“They also have good balance, but they are very good at executing various plays that they run. They have a very sophisticated, multiple scheme offense and they come off the ball. They’re effective in many areas – throwing and running the football. They have good balance.”

San Francisco 49ers Quarterback Colin Kaepernick

On if he keeps an eye on other young quarterbacks around the league:

“Not too much, I’m more worried about what we’re trying to get done.”

On what he studies to try to develop his game:

“When I study, I’m studying us and the opponent we’re getting ready to play.”

On if defenses play him differently now that he’s in his second year:

“A little bit, but it’s more the base defense that they always play. Teams aren’t going to completely change their defense for us.”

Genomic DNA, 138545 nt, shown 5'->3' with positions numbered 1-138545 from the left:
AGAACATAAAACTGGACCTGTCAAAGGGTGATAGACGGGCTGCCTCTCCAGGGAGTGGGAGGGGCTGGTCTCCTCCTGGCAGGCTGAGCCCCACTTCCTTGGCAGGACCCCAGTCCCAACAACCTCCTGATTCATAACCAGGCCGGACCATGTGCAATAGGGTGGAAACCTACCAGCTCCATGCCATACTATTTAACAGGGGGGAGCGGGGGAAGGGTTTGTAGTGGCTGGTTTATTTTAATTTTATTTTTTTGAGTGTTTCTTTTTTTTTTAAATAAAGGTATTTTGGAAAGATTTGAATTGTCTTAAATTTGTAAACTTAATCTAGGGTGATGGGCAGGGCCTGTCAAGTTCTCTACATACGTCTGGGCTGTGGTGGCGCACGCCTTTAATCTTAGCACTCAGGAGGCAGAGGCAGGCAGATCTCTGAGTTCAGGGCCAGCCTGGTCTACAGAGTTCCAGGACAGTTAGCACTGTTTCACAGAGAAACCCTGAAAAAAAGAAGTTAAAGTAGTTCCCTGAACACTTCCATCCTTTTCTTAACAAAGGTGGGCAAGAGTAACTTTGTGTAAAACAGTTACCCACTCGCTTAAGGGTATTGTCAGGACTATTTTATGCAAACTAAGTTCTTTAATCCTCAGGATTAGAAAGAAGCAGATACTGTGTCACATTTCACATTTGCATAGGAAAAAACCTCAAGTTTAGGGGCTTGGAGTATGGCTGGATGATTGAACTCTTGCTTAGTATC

On the differences in the way defenses play him:

“It depends week to week. There are different looks that they give us.”

On the key to continue developing his game:

“The more experience you have, the better you’re going to be and the more comfortable you’re going to be with everything that’s going on.”

On injuries at the wide receiver position:

“It’s different when you don’t have [wide receiver Michael] Crabtree, [wide receiver] Mario [Manningham] and players like that on the field. At the same time, we’re running plays and we’re trying to make it work and the personnel we have… We have good players out there, so it really shouldn’t be any different.”

On how he deals with criticism: